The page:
I decided to explore a part of the city that was new to me: Navy Yard. Over the years I had passed it while sailing on the Potomac, but the part of the city past Capitol Hill wasn’t one I ever really got to while at AU. But it was a short drive from Eastern Market down 8th Ave. Miraculously I found a great parking spot near the front gate. That’s when the wheels came off! The “front gate” was the ceremonial front gate. Now one must enter by a side gate nearly on the other side of the walled yard, go to the visitor’s center, have a background check run, before being issued a pass to enter, all to visit the Navy Museum inside. All that took the better part of 45 minutes! I was able to sneak out the main gate and ,walk across the street to my car, but it was much more of an ordeal to get in than what I expected or budgeted time for.
The drive across town to the hotel near DuPont Circle was at 3:30 just as rush hour was…well, not rushing. In all my driving it was the first standstill traffic jam I encountered. Still, it wasn’t too bad and I was able to check in for my first multi-night stay since Colorado.
For dinner I got together with an old American University pal, Mary Beth Theisen. A fellow Pennsylvanian, MB started in banking but then joined the Peace Corps. Over the years she has developed an expertise in doing Private Sector Development in Conflict Affected and Fragile States. What that means is she’s worked in places like Sierra Leone after the Ebola outbreak, Poland and Bulgaria after Communism collapsed, Bosnia after the war, and most recently, Afghanistan, Iraq, and South Sudan. She consults with private development agencies providing micro-financing, which are key building blocks for especially women to rebuild in war-torn or crisis situations. For me, MB is a rockstar. Her compassion combined with no-nonsense, real-world financial practices help make miracles happen in very dark places. She knows the reality of having to dash into “safe rooms” because of the conflict outside, having to travel with security teams for protection, the heartbreak of trying to help Afghani friends leave the country when we pulled out, witnessing the PSTD in the children of friends she has grown to love. And yet, she keeps on caring and offering her expertise to make a better world. One of the gifts of going to AU was coming to know folks like MB who have followed the dream so many of us had when we entered to help make a hard world look a little more like God’s Kingdom come.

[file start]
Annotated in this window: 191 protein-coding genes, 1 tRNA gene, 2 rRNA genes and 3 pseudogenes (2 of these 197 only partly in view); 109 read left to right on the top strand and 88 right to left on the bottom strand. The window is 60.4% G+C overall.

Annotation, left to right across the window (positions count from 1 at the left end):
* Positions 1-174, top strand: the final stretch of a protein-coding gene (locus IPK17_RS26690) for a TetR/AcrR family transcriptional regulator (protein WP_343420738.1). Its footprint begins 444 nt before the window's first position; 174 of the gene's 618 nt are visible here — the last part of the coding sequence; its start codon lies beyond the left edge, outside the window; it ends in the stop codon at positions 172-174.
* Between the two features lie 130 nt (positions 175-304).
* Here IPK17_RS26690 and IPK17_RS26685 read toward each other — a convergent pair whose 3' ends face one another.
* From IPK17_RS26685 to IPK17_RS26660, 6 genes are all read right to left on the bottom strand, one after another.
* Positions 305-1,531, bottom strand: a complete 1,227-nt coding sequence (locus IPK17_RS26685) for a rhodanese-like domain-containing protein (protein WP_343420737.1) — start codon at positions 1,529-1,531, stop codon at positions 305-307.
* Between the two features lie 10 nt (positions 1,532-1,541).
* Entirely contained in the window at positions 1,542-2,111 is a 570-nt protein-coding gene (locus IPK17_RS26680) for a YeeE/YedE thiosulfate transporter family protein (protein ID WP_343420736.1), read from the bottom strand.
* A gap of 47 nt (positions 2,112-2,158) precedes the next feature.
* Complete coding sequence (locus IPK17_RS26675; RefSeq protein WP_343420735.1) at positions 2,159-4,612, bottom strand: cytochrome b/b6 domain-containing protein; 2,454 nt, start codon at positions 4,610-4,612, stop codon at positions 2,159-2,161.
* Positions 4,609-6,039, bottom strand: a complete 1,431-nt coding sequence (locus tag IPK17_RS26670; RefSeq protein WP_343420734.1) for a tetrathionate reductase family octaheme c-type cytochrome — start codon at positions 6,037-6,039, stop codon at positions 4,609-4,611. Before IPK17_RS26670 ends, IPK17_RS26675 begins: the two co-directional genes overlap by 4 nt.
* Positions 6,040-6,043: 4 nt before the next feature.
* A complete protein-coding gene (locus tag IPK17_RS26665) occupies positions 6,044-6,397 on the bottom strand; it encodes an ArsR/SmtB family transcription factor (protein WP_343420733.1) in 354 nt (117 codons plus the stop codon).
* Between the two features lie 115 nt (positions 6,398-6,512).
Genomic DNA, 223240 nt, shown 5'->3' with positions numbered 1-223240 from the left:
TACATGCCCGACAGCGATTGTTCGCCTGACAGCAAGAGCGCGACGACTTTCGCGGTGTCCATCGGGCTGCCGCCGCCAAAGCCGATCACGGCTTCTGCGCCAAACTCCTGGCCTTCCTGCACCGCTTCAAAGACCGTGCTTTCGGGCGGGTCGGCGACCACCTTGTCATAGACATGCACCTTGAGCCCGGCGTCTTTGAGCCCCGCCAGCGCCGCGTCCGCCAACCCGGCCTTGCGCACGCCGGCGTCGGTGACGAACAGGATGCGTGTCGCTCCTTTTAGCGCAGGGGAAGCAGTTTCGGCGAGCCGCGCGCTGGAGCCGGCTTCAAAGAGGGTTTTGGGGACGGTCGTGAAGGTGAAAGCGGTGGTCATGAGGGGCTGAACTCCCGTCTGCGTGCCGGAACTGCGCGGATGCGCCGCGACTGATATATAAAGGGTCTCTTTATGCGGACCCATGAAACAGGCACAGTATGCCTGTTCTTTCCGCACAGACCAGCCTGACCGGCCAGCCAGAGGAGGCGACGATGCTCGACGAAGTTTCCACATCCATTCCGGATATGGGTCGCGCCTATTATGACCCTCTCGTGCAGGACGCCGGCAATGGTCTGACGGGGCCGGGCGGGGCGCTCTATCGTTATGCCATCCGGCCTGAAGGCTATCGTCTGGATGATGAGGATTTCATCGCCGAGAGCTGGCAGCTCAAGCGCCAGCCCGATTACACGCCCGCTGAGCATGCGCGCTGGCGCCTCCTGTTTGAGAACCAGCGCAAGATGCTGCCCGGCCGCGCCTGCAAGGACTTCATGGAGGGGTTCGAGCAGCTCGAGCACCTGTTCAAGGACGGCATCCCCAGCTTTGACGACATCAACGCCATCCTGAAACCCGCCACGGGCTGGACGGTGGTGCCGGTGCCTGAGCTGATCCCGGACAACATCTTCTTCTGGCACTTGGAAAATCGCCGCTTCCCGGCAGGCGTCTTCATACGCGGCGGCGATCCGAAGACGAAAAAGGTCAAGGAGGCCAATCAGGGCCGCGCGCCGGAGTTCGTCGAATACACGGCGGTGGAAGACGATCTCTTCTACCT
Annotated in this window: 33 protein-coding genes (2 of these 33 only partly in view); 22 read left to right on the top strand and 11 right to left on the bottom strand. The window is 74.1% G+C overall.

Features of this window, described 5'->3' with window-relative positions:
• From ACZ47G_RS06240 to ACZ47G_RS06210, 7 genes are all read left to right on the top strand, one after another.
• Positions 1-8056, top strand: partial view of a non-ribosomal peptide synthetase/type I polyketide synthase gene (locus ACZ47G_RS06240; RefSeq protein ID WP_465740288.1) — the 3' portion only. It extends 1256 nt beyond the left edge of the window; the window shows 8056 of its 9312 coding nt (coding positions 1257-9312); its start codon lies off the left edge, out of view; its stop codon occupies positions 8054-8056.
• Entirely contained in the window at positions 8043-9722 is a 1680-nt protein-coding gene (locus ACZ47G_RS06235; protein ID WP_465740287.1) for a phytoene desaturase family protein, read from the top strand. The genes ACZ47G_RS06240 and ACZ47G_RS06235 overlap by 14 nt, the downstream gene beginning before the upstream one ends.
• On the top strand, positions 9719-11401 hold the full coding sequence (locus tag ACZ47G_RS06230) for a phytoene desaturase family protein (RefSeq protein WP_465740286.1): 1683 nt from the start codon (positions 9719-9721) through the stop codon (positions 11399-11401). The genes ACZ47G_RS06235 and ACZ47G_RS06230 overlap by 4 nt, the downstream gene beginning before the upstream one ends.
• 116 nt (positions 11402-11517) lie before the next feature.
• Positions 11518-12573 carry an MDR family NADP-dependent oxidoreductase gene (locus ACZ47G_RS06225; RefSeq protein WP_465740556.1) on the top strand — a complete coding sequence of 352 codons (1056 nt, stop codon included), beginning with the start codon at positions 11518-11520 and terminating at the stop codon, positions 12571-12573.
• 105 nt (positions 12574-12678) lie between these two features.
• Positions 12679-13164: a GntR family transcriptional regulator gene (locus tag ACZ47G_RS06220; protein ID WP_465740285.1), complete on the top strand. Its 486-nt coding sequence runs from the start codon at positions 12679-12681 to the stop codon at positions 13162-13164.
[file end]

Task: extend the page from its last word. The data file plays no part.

Tomorrow, I’ll go to Arlington National Cemetery to visit my old friend, Jack Child.